I was wondering whether anyone knows the Proto-Indo-European equivalent of the Greek suffixes -ina (-ίνα) or -issa (-ισσα), or whether PIE has any different feminising suffixes that work similarly?
The main PIE feminine derivational suffix was -ih2: compare *deiu-o- 'god' with *deiu-ih2 'goddess' (Skt. devī).
Incidentally, this suffix is actually the indirect source of the Greek suffix -ssa: when added to a stem ending in -t or -k, you get e.g. *melit - *melit-ih2, which becomes in Greek *melitya and then melissa (Attic melitta). From cases like these the suffix was reinterpreted as being -ssa and extended to other types of stems (e.g. basilissa 'queen').
The feminine suffix in PIE is believed to be -i̯ea̯, though the ablaut grade in nominative is not certain. Traditionally reconstructed as -i̯ea̯ (because of long vowels in Latin), but Beekes hypothesizes that the Nominative form was -ia̯, while in other cases it could become -i̯ea̯. A form -a̯/-ea̯ also can be seen in some words.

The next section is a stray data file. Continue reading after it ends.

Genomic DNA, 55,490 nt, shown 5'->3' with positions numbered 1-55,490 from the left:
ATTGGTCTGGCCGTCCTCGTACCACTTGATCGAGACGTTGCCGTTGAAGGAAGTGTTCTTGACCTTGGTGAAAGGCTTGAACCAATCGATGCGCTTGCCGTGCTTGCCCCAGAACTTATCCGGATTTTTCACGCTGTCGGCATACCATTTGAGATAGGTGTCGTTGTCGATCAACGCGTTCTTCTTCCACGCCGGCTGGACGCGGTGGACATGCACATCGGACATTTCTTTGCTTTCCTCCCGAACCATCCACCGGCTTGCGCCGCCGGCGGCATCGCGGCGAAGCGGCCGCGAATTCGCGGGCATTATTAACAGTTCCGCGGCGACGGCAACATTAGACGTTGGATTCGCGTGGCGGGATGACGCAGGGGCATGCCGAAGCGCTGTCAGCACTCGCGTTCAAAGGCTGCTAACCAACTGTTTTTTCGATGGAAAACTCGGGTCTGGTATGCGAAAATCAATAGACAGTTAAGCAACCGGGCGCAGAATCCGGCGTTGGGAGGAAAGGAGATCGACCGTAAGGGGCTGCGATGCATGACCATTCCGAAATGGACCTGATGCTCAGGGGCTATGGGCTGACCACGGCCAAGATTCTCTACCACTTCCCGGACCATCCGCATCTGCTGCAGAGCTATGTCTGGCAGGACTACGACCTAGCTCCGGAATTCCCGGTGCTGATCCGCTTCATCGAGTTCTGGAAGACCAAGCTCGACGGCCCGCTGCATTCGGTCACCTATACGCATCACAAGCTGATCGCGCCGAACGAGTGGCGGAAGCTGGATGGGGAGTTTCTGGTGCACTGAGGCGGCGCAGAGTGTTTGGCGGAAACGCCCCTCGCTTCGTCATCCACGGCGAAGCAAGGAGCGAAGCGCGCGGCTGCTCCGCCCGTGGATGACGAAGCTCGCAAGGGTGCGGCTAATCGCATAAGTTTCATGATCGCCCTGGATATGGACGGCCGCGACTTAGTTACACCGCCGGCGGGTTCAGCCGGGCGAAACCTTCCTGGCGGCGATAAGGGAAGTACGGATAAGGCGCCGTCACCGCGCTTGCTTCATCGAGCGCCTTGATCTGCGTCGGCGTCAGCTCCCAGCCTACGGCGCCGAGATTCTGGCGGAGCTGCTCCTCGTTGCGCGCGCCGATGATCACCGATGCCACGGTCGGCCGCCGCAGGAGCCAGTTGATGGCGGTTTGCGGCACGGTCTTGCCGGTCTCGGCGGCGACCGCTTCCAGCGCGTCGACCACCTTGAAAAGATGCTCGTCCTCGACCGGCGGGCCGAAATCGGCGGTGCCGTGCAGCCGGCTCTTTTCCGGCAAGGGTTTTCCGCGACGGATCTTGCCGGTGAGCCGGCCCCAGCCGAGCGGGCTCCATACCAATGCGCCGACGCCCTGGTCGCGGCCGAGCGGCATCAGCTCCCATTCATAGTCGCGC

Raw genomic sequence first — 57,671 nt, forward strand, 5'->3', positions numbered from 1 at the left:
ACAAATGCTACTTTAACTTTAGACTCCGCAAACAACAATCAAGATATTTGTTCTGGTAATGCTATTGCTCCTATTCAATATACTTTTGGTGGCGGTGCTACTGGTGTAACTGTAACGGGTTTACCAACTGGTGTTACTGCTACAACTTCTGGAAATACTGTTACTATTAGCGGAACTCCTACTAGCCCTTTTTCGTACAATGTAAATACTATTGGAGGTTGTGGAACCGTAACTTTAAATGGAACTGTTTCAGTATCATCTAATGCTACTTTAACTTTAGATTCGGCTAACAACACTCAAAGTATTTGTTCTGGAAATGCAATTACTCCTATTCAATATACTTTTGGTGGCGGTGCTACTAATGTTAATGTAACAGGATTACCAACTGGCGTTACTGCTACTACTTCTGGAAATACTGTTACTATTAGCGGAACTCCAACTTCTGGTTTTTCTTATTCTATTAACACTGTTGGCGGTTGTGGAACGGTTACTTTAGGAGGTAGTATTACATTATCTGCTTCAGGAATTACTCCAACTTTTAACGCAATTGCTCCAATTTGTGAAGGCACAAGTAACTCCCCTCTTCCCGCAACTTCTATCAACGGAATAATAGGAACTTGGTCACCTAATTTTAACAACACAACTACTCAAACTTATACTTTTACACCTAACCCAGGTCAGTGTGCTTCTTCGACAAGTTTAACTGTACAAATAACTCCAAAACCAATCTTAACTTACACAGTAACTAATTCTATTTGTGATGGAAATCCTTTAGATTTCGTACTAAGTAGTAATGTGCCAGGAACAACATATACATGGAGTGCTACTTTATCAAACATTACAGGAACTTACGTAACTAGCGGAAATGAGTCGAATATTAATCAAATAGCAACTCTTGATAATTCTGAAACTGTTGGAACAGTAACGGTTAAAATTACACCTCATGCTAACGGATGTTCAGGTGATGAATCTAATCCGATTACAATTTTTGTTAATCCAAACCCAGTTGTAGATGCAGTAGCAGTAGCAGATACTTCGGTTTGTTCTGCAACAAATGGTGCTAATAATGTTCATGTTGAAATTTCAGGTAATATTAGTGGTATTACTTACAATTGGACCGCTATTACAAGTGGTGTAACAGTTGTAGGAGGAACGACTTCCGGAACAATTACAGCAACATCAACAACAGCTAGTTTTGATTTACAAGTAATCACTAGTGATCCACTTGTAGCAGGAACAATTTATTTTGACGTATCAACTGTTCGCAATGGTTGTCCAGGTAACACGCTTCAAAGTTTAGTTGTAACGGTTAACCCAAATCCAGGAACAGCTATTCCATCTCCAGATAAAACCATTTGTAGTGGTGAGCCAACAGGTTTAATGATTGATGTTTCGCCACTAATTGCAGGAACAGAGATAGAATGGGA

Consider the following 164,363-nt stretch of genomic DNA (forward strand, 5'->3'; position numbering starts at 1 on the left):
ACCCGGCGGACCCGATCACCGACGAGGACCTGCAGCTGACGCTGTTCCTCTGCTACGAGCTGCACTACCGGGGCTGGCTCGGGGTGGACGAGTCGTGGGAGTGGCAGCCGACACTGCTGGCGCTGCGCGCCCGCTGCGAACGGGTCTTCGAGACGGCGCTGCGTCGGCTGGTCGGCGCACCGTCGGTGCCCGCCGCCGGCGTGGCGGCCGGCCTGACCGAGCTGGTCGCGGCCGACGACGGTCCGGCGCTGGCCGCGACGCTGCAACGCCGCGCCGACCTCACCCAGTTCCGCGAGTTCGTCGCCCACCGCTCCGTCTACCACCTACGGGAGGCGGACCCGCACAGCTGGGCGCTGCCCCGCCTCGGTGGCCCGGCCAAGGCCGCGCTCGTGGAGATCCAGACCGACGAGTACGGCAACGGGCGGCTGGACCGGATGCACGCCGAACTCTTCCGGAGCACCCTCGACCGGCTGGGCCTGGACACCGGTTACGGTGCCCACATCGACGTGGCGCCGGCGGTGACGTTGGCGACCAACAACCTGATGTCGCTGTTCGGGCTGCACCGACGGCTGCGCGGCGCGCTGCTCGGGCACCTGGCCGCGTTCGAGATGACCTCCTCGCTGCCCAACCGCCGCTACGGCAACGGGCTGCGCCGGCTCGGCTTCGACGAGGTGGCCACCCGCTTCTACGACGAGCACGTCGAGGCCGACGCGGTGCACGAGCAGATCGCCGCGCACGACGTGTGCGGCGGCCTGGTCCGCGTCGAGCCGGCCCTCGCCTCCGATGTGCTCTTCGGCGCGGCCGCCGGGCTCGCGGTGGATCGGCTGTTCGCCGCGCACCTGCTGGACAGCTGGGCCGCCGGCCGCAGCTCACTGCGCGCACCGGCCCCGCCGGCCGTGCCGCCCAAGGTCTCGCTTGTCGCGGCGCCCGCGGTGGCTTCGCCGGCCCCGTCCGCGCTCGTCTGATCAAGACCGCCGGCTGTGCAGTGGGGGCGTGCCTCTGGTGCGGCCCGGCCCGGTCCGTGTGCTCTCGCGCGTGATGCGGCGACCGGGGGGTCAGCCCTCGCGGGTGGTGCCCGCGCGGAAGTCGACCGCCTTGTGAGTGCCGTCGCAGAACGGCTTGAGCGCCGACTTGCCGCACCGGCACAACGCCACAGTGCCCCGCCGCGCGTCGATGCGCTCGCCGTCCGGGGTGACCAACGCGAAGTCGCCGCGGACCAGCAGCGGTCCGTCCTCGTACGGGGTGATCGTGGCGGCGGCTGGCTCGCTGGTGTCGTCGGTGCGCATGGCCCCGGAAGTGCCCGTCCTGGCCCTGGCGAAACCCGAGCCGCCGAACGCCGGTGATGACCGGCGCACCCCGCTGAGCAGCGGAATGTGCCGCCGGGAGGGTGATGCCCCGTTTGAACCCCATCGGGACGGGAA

The suffix is believed to originate from the suffix -ia̯ for collective number.
Some reconstructed PIE words with the suffix include
a̯oldhia̯ a dugout boat
colia̯ hiding place, dug-out
ma̯eghu̯ia̯ young woman
neptia̯ nephew (fem)
pie̯u̯eria̯ fat woman
preu̯ia̯ lady, mistress
u̯eĝhia̯ track, road
- Most animals had feminine form
e̯ele̯nia̯ female elk
The suffix could be combined with other suffixes as well, to form constructs like -ikea̯/-ika̯/-ikia̯, -tria̯/-tra̯/-teria̯, -nia̯, -u̯ia̯ etc.